Tea Partier Chris McDaniel has taken $800 in donations from Carl Ford, a former lawyer for Sam Bowers, the imperial wizard of the White Knights of the Ku Klux Klan who died in prison after being convicted of the murder of civil rights activist Vernon Dahmer. Ford also is active in the League of the South, a neo-Confederate organization that has been labeled a hate group by the Southern Poverty Law Center, and was active in the Klan in Laurel, Mississippi, in the early 1960s.
In an interview with The Daily Beast, Ford, who still practices in Laurel, McDaniel’s hometown, said he was supporting the Tea Party challenger facing six-term Republican incumbent Thad Cochran in a June 24 runoff because of McDaniel’s opposition to what Ford called “immigration reform, so-called.” In contrast, Ford said Cochran was siding with the U.S. Chamber of Commerce and supporting “knocking the wall down on the borders and advocating bringing more illegals in.” The septuagenarian lawyer also condemned Michael Bloomberg’s donations to Mississippi Conservative PAC, a super PAC backing Cochran, because of the former New York mayor’s support for gun control. “Don’t think we want a nanny state,” Ford added. “I’m too old and too fat to drink too much sody pop and still don’t want nobody telling me how much to drink.”
It’s not the first time McDaniel, whose campaign declined to comment on the record to The Daily Beast, has been linked to figures with neo-Confederate ties. The Mississippi state senator has spoken to gatherings of the Sons of Confederate Veterans in the past and made racially charged comments on a talk radio show that he hosted from 2004 to 2007.
But McDaniel is also far from the only political candidate whom Ford has donated to in recent years. He has written checks to former Rep. Ron Paul (R-TX) and Sen. Rand Paul (R-KY), as well as Rep. Alan Nunnelee (R-MS). Ford also donated to the 2006 Senate campaign of Virginia Democrat Jim Webb. The lawyer was even a Cochran booster at one time: “I supported Thad in his first campaign in 1978, a while back.”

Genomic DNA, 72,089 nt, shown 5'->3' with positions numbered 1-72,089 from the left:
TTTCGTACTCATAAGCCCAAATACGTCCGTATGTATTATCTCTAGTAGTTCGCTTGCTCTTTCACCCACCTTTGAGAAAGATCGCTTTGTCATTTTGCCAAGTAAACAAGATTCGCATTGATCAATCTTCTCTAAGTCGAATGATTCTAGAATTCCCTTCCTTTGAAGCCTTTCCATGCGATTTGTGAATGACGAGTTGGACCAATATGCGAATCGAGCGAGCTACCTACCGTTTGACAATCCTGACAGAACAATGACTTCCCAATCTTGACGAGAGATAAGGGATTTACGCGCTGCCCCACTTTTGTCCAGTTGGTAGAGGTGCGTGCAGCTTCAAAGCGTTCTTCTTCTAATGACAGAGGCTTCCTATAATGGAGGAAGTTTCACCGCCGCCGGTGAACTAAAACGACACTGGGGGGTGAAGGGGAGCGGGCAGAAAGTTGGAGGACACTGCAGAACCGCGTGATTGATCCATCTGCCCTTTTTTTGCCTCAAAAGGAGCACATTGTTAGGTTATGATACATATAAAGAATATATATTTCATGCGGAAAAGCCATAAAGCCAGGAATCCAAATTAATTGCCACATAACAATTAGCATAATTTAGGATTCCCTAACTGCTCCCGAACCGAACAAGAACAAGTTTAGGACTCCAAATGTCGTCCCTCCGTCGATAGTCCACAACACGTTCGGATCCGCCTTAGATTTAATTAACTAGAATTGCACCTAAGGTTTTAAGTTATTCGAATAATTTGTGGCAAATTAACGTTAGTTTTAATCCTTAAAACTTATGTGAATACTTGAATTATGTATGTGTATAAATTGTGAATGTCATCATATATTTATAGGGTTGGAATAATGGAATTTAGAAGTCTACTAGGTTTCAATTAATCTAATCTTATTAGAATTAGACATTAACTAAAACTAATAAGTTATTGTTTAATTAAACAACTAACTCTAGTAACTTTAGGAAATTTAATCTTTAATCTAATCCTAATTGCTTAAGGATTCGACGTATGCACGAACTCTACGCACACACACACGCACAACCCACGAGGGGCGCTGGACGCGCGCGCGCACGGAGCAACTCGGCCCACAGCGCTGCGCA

In an interview with The Daily Beast, Jordan Russell, a spokesman for the Cochran campaign, condemned Ford’s links to the McDaniel campaign. “I think it’s a troubling pattern of Chris McDaniel that should trouble all Republicans, really, because it’s not the type of thing you want on the national stage,” Russell said. “Thad Cochran has always represented the best of Mississippi, and I don’t think you say that about Chris McDaniel and the company he keeps.”
The McDaniel campaign has already attracted national headlines for a series of bizarre incidents. The first came in May, when a pro-McDaniel blogger broke into Cochran’s wife’s nursing home and filmed her. The blogger, “Constitutional” Clayton Kelly, has since been arrested, along with an active McDaniel volunteer and the Mississippi state senator’s former radio cohost.
Ford’s support for McDaniel serves as a reminder that far more complex politics lie just beneath the surface in Mississippi.
The weirdness was compounded when several McDaniel supporters, including one staff member, were found at 3:30 a.m. after the first primary June 3 locked inside a county courthouse where election officials had been tallying the vote. Although no criminal charges will be filed, the incident raised eyebrows.
Cochran’s campaign, for its part, hasn’t been free of issues. The 76-year-old senator, who has not faced a competitive election since the Carter administration, has refused to debate McDaniel, and his campaign has shielded him from the press. Recently, he played dumb with a Fox News reporter who asked about House Majority Leader Eric Cantor’s primary loss in Virginia last week. While some used the incident to raise questions about Cochran’s age, his campaign said he simply was being snippy after being asked the same question repeatedly on the campaign trail.
The June 24 runoff is seen as a key showdown between the Tea Party and Republican establishment. Cochran is a courtly former Senate Appropriations chairman who brags about the money he has steered to his home state, while McDaniel is a brash young lawyer who is skeptical of federal aid to the Gulf Coast, even post-Katrina. After the GOP primary ended with the two candidates under the 50 percent threshold needed to prevent a runoff, even more national money has flooded the race. Meanwhile, Democrats are cautiously optimistic that a McDaniel win could give them an opportunity to pick up a Senate seat in deep-red Mississippi.
The racial politics of the Magnolia State is invariably complex and hard to parse. The legacy of the Civil War and the civil rights movement still looms large, and Cochran even has a painting of Jefferson Davis hanging on the wall of his Senate office. Despite the farce of the nursing home break-in and the ongoing battle between the Establishment and the Tea Party, Ford’s support for McDaniel serves as a reminder that far more complex politics lie just beneath the surface in Mississippi.